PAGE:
Wolf Blitzer grew up in Buffalo, New York, the son of Jewish refugees from Poland. He graduated from Kenmore West Senior High School and received a B.A. degree in History from the University of Buffalo in 1970. While there, he was a brother of the nationally Jewish fraternity, Alpha Epsilon Pi. In 1972, he received an M.A. degree in International Relations from the Johns Hopkins University School of Advanced International Studies.
Blitzer began his career in journalism in the early 1970s in the Tel Aviv bureau of the Reuters news agency. In 1973 he caught the eye of Jerusalem Post editor Ari Rath, who hired Blitzer as a Washington correspondent for the English language Israeli newspaper. Blitzer would remain with the Jerusalem Post until 1990, covering both American politics and developments in the Middle East.
During his tenure with the Jerusalem Post, Blitzer interviewed several American Presidents and Secretaries of State and broke news from Lebanon, Egypt and Jordan. At the time, he was perhaps best known for his coverage of the arrest and trial of Jonathan Pollard, an Israeli spy working in American naval intelligence. Blitzer was the first journalist to interview Pollard, and he would later write a book about the Pollard Affair titled Territory of Lies.
In the mid-1970s, Blitzer also worked for the American Israel Public Affairs Committee as the editor of their monthly publication, the Near East Report. While at AIPAC, Blitzer's journalism focused on Middle East affairs in relation to United States foreign policy.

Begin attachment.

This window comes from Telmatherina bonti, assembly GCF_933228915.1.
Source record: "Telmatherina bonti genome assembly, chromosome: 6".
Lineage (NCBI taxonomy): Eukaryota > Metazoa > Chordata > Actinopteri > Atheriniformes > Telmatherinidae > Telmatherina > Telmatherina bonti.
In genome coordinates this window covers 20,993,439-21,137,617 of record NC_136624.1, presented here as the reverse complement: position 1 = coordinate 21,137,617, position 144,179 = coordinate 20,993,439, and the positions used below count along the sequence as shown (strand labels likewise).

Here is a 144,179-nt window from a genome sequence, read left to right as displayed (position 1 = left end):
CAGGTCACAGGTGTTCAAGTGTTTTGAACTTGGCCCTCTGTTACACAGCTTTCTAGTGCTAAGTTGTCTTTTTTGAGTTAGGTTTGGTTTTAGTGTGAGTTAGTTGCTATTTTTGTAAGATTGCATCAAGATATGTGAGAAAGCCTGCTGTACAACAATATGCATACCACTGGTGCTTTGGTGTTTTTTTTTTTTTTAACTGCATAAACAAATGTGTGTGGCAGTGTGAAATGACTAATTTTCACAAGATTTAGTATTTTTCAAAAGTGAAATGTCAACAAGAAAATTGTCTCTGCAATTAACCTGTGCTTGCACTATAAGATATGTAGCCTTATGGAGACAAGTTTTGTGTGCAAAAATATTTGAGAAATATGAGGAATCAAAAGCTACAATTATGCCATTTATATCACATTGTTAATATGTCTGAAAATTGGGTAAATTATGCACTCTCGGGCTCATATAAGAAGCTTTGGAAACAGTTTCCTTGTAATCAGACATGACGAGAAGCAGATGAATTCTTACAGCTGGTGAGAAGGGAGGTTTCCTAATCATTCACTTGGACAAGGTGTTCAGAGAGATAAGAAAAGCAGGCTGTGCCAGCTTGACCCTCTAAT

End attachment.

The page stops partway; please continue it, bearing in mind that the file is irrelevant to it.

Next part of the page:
During the 1970s, Blitzer wrote for Hebrew-language newspapers using aliases. Blitzer wrote for Al Ha-Mishmar, a newspaper affiliated with the left-wing Mapam political party under the name Ze'ev Blitzer. He also wrote for Yedioth Ahronoth, Israel's most widely-read paper, under the name Ze'ev Barak. "Ze'ev" and "Barak" are both Hebrew names; the former means "wolf", while the latter means "lightning", the German word for which is "Blitz".
In 1977 Anwar al-Sadat made a historic visit to Israel, and Blitzer covered the negotiations between the two countries from the first joint Israeli-Egyptian press conference in 1977 to the final negotiations that would lead to the signing of the Israel-Egypt Peace Treaty two years later.
In May 1990, Blitzer moved to CNN and worked as the cable network's military affairs reporter. Blitzer spent a month in Moscow in 1991, and was one of the first Western reporters to visit KGB headquarters. His team's coverage of the first Gulf War in Kuwait won a Cable ACE Award and made him a very popular news figure. In 1992 Blitzer became CNN's White House correspondent, a position he would hold until 1999. During this period, he earned an Emmy Award for his coverage of the 1995 Oklahoma City bombing. In 1998, he began hosting the CNN Sunday morning interview program Late Edition with Wolf Blitzer, which is viewed in over 180 countries. Blitzer's first assignment as an anchor was on the daily newscast The World Today, in 1999. In 2000, he started anchoring his own show, Wolf Blitzer Reports. CNN selected Blitzer to anchor their coverage of the 2004 presidential election. Since August 8, 2005, Blitzer has hosted The Situation Room, a three-hour afternoon newscast on CNN.
Blitzer has been awarded for his journalist work many times including the 2004 Journalist Pillar of Justice Award from the Respect for Law Alliance and the 2003 Daniel Pearl Award from the Chicago Press Veterans Association. His news team was among those awarded a George Foster Peabody Award for coverage of Hurricane Katrina, an Alfred I. DuPont Award for coverage of the 1999 Southeast Asian tsunami, and an Edward R. Murrow Award for CNN's coverage of the September 11, 2001 terrorist attacks.
Blitzer is the author of two books: Between Washington and Jerusalem: A Reporter's Notebook (Oxford University Press, 1985) and Territory of Lies (Harper and Row, 1989).